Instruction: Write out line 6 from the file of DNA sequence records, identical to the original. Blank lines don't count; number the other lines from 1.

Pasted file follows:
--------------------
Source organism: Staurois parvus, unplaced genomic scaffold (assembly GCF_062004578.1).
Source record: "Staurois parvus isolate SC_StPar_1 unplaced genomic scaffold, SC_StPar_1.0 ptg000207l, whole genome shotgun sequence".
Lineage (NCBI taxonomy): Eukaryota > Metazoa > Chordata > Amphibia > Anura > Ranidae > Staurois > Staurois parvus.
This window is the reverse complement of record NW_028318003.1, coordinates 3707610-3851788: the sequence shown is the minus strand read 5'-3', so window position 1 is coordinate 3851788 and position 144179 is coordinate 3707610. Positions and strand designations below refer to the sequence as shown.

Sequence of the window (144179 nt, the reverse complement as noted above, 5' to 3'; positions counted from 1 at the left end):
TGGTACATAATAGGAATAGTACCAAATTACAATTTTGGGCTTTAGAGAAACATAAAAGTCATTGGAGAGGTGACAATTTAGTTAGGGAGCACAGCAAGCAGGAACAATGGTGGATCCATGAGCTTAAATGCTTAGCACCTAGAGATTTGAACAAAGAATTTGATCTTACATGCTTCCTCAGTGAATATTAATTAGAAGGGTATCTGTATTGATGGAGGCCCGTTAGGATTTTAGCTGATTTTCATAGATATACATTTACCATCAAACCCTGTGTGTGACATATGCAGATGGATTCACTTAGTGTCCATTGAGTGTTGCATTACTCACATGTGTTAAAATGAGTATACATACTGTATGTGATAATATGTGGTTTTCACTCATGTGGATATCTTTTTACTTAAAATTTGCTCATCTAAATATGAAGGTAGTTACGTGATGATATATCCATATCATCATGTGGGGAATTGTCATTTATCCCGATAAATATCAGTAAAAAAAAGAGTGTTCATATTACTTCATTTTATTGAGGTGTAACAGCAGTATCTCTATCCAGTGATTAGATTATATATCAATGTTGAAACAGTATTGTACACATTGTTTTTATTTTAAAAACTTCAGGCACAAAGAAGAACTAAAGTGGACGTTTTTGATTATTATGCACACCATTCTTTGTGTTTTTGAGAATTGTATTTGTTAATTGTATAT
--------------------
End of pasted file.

TGGTACATAATAGGAATAGTACCAAATTACAATTTTGGGCTTTAGAGAAACATAAAAGTCATTGGAGAGGTGACAATTTAGTTAGGGAGCACAGCAAGCAGGAACAATGGTGGATCCATGAGCTTAAATGCTTAGCACCTAGAGATTTGAACAAAGAATTTGATCTTACATGCTTCCTCAGTGAATATTAATTAGAAGGGTATCTGTATTGATGGAGGCCCGTTAGGATTTTAGCTGATTTTCATAGATATACATTTACCATCAAACCCTGTGTGTGACATATGCAGATGGATTCACTTAGTGTCCATTGAGTGTTGCATTACTCACATGTGTTAAAATGAGTATACATACTGTATGTGATAATATGTGGTTTTCACTCATGTGGATATCTTTTTACTTAAAATTTGCTCATCTAAATATGAAGGTAGTTACGTGATGATATATCCATATCATCATGTGGGGAATTGTCATTTATCCCGATAAATATCAGTAAAAAAAAGAGTGTTCATATTACTTCATTTTATTGAGGTGTAACAGCAGTATCTCTATCCAGTGATTAGATTATATATCAATGTTGAAACAGTATTGTACACATTGTTTTTATTTTAAAAACTTCAGGCACAAAGAAGAACTAAAGTGGACGTTTTTGATTATTATGCACACCATTCTTTGTGTTTTTGAGAATTGTATTTGTTAATTGTATAT